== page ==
It is a pity about Michael Gerson. I want his articles to be better than they are. I want there to be a place in our political dialogue for an articulate conservative evangelical with a strong interest in Catholicism. But, he always manages to disappoint, usually by missing what is abundantly obvious to the rest of us.
This morning’s article bears the improbable title "The Most Polarizing President" over a photo of President Obama. Gerson points out that in President George W. Bush’s first few months, the difference between his approval rating among Republicans and his approval ratings among Democrats was 51 percentage points. But, Obama’s is 61 percent. Gerson points out that in earlier times, a majority of Democrats approved of Richard Nixon’s job performance and a majority of Republicans approved of Jimmy Carter’s in the first months of their presidency. Voila. Q.E.D. Obama must be polarizing, and uniquely so and Gerson goes on to chastise the President for failing to win the votes of any Republicans for his budget.
The thing that Gerson misses, of course, is that the President enjoys a sixty-six percent approval rating from all Americans while the Republican Party now claims the loyalty of only 24 percent of Americans. That number is "as low as it has ever gotten" according to numbers’ cruncher extraordinaire Nate Silver at www.fivethirtyeight.com. That number also, overlaps entirely, with those who self-identify as very conservative. So, the problem is not that the President has failed to attract moderate Republicans. The problem is that there are no more moderate Republicans to attract.
Take Pennsylvania Senator Arlen Specter. He is hardly a fire-breathing conservative. He hails from a swing state. But, his principal concern as he seeks re-election in 2010 is a primary challenge from a more conservative Republican. Last time he ran, in 2004, Specter narrowly beat conservative Congressman Pat Toomey in the GOP primary, 51-59 percent. In the general election, he beat Democrat Joe Hoeffel easily, by ten points. Do you think Specter can afford to be seen voting for the President’s budget?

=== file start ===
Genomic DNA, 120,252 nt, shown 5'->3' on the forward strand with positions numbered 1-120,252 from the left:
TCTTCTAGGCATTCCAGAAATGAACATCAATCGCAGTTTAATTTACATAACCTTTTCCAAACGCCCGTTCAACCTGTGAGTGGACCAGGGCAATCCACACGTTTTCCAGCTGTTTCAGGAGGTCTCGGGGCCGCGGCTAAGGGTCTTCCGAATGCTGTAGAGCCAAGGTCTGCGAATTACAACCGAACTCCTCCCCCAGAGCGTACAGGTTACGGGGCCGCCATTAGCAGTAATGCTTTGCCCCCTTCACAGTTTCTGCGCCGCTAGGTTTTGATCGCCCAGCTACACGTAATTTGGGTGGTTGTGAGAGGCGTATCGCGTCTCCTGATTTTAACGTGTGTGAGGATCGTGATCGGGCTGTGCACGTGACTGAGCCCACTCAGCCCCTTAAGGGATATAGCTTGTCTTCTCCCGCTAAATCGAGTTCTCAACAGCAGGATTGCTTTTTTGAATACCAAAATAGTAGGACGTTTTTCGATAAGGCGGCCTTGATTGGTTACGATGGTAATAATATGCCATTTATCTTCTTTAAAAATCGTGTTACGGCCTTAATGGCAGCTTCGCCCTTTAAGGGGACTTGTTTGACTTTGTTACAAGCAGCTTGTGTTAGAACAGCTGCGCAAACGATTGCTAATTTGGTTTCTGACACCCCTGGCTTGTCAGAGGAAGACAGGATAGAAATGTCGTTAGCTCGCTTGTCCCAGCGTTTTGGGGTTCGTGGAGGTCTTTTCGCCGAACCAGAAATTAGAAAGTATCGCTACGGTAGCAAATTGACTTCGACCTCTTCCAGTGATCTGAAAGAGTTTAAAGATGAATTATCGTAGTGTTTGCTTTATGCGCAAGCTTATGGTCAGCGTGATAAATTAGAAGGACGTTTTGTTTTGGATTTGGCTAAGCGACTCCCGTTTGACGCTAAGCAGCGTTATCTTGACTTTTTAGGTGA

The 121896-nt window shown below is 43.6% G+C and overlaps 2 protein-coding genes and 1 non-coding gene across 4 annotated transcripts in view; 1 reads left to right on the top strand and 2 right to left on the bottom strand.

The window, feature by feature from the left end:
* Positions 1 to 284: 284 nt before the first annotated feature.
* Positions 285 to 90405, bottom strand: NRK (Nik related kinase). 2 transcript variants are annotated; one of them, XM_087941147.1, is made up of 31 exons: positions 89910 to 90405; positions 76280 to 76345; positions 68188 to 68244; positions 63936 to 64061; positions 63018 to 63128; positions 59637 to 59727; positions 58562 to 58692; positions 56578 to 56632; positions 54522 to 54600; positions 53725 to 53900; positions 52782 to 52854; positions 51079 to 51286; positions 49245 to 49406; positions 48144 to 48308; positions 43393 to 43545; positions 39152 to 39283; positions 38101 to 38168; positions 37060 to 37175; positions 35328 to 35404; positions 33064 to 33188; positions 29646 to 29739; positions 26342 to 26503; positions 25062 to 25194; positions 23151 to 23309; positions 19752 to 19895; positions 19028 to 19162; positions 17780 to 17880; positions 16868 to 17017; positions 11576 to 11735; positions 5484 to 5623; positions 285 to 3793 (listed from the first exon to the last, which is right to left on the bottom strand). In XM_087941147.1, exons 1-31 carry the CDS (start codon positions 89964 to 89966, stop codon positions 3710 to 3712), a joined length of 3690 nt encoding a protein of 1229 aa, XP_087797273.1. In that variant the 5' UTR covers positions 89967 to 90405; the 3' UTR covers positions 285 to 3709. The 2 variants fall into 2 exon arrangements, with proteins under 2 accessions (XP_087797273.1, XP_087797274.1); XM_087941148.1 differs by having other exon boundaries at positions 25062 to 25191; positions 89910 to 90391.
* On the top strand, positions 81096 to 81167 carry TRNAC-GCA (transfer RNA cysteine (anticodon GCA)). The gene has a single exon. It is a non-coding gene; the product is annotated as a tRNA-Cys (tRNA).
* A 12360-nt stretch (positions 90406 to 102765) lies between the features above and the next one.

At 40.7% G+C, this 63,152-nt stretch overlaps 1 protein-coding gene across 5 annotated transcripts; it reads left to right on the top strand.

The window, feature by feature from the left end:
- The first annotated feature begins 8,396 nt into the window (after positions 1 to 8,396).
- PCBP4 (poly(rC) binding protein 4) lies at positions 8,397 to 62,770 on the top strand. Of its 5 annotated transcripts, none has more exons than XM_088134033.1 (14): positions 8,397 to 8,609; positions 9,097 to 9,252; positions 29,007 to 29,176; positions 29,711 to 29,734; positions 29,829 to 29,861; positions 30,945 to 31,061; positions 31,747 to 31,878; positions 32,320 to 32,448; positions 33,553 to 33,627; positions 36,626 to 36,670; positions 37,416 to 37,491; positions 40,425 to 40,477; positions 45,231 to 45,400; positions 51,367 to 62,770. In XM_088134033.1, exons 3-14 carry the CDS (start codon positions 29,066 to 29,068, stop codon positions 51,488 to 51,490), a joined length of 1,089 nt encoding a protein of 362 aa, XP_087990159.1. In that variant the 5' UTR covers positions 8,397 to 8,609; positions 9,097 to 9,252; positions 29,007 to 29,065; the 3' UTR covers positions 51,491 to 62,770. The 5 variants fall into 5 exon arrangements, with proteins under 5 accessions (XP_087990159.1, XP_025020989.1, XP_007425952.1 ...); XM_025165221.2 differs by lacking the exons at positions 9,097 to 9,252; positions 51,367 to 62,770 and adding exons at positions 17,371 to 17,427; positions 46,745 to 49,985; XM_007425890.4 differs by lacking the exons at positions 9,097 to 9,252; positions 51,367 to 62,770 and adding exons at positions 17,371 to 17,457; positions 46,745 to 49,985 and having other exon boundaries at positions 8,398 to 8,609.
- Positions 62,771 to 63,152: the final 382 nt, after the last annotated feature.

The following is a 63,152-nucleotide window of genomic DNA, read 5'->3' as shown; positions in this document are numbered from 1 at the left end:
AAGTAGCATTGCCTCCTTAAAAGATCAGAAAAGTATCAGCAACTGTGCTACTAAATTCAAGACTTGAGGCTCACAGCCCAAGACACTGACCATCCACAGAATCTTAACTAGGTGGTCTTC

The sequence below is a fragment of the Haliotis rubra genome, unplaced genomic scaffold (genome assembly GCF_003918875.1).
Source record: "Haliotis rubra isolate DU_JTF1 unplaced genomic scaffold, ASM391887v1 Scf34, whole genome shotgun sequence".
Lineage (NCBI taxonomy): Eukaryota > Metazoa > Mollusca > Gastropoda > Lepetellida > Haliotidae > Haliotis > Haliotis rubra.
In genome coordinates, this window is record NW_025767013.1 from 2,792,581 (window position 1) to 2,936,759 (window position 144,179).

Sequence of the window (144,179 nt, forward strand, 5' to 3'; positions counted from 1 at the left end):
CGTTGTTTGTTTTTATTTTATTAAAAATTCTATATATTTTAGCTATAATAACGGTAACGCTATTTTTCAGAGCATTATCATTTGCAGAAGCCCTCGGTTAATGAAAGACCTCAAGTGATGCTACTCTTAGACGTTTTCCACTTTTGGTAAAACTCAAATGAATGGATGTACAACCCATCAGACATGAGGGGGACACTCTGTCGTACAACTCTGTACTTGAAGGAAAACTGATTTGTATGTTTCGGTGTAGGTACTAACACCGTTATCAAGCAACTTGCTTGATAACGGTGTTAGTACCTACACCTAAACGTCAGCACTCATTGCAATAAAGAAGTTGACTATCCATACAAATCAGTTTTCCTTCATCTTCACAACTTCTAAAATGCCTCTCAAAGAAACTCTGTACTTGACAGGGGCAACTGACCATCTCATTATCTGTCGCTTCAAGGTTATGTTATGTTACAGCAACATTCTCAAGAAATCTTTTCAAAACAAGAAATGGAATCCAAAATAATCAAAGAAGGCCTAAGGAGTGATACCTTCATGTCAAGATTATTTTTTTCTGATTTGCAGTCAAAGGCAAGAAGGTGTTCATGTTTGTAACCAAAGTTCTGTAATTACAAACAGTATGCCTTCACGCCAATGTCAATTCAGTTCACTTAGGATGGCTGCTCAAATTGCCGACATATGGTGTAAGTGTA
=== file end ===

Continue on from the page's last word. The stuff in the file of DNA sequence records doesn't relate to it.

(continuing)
The Republican Party has a problem. At a time when America is becoming more diverse racially, the Republican Party is becoming more white. Blacks were undoubtedly going to support Obama in record numbers the same way Greeks turned out for Mike Dukakis in 1988, but Obama also reversed the Democrats’ fortunes among Latinos, winning their vote by two-to-one. But, the real problem for the GOP is that their party is now so heavily concentrated in the South where conservative politics still sell even while the rest of the country has shifted. Gerson condemns Obama for being "conventionally liberal" but, again, what he misses is that the center has shifted. Supporting universal health insurance may have been liberal ten years ago. It is mainstream today.
The GOP has another problem too. Young people love the President. Last night, after winning the national championship and being named Final Four MVP, the University of Connecticut’s star center Tina Charles did not announce she was going to Disneyworld. "I just want to say one thing," she told the crowd of 18,478. "President Barack Obama, I’ll be seeing you soon." Can you think of any other politician about whom such a thing would be said at such a moment? I can’t.
Poor Michael Gerson. The wind at his back is an ill wind and it is bringing him and his party into dangerous territory. 24 percent and dwindling. A conservative movement that is out of ideas. Intra-party struggles against those who are not ideologically pure. He can blame Obama all he wants but the reason there is so little bipartisanship in Washington has to do with the internal dynamics of the Republican Party. And, he is smart enough to know it.